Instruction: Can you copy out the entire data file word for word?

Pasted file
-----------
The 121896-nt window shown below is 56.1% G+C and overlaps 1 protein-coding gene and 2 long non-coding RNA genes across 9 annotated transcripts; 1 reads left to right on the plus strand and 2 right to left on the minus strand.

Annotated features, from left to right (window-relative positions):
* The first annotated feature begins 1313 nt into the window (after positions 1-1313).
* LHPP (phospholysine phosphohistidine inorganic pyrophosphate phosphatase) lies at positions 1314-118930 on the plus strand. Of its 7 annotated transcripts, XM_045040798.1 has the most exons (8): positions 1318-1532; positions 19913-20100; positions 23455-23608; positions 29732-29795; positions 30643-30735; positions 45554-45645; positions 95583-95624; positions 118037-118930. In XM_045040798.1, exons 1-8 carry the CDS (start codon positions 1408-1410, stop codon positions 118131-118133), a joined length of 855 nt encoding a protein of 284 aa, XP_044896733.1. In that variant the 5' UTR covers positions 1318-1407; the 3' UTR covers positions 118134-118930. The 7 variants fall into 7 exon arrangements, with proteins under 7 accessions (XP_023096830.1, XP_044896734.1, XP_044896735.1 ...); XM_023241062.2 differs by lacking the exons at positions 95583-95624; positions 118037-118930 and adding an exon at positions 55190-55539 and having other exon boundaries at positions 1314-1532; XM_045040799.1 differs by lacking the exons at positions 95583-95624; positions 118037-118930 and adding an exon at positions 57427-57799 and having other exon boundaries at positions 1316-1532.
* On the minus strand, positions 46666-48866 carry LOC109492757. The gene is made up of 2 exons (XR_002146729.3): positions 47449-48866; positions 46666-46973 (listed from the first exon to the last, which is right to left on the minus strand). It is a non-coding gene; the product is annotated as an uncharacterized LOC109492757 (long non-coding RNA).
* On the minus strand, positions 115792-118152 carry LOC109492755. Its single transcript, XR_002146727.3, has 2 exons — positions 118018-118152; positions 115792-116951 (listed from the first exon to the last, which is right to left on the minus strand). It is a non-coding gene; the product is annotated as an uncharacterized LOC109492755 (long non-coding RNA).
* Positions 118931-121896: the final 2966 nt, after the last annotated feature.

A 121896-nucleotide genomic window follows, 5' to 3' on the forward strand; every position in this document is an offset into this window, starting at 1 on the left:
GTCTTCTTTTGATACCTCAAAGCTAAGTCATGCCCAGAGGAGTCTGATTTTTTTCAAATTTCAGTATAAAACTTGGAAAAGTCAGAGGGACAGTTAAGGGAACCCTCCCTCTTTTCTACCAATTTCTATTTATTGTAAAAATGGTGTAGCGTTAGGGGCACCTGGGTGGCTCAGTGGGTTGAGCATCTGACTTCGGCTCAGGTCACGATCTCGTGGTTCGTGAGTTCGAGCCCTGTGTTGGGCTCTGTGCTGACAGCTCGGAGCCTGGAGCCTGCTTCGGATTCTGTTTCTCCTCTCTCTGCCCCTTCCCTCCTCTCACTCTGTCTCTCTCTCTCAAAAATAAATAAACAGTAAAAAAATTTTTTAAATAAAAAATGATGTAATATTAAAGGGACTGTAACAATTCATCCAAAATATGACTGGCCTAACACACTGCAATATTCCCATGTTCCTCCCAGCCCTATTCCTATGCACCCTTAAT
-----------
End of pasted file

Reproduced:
The 121896-nt window shown below is 56.1% G+C and overlaps 1 protein-coding gene and 2 long non-coding RNA genes across 9 annotated transcripts; 1 reads left to right on the plus strand and 2 right to left on the minus strand.

Annotated features, from left to right (window-relative positions):
* The first annotated feature begins 1313 nt into the window (after positions 1-1313).
* LHPP (phospholysine phosphohistidine inorganic pyrophosphate phosphatase) lies at positions 1314-118930 on the plus strand. Of its 7 annotated transcripts, XM_045040798.1 has the most exons (8): positions 1318-1532; positions 19913-20100; positions 23455-23608; positions 29732-29795; positions 30643-30735; positions 45554-45645; positions 95583-95624; positions 118037-118930. In XM_045040798.1, exons 1-8 carry the CDS (start codon positions 1408-1410, stop codon positions 118131-118133), a joined length of 855 nt encoding a protein of 284 aa, XP_044896733.1. In that variant the 5' UTR covers positions 1318-1407; the 3' UTR covers positions 118134-118930. The 7 variants fall into 7 exon arrangements, with proteins under 7 accessions (XP_023096830.1, XP_044896734.1, XP_044896735.1 ...); XM_023241062.2 differs by lacking the exons at positions 95583-95624; positions 118037-118930 and adding an exon at positions 55190-55539 and having other exon boundaries at positions 1314-1532; XM_045040799.1 differs by lacking the exons at positions 95583-95624; positions 118037-118930 and adding an exon at positions 57427-57799 and having other exon boundaries at positions 1316-1532.
* On the minus strand, positions 46666-48866 carry LOC109492757. The gene is made up of 2 exons (XR_002146729.3): positions 47449-48866; positions 46666-46973 (listed from the first exon to the last, which is right to left on the minus strand). It is a non-coding gene; the product is annotated as an uncharacterized LOC109492757 (long non-coding RNA).
* On the minus strand, positions 115792-118152 carry LOC109492755. Its single transcript, XR_002146727.3, has 2 exons — positions 118018-118152; positions 115792-116951 (listed from the first exon to the last, which is right to left on the minus strand). It is a non-coding gene; the product is annotated as an uncharacterized LOC109492755 (long non-coding RNA).
* Positions 118931-121896: the final 2966 nt, after the last annotated feature.

A 121896-nucleotide genomic window follows, 5' to 3' on the forward strand; every position in this document is an offset into this window, starting at 1 on the left:
GTCTTCTTTTGATACCTCAAAGCTAAGTCATGCCCAGAGGAGTCTGATTTTTTTCAAATTTCAGTATAAAACTTGGAAAAGTCAGAGGGACAGTTAAGGGAACCCTCCCTCTTTTCTACCAATTTCTATTTATTGTAAAAATGGTGTAGCGTTAGGGGCACCTGGGTGGCTCAGTGGGTTGAGCATCTGACTTCGGCTCAGGTCACGATCTCGTGGTTCGTGAGTTCGAGCCCTGTGTTGGGCTCTGTGCTGACAGCTCGGAGCCTGGAGCCTGCTTCGGATTCTGTTTCTCCTCTCTCTGCCCCTTCCCTCCTCTCACTCTGTCTCTCTCTCTCAAAAATAAATAAACAGTAAAAAAATTTTTTAAATAAAAAATGATGTAATATTAAAGGGACTGTAACAATTCATCCAAAATATGACTGGCCTAACACACTGCAATATTCCCATGTTCCTCCCAGCCCTATTCCTATGCACCCTTAAT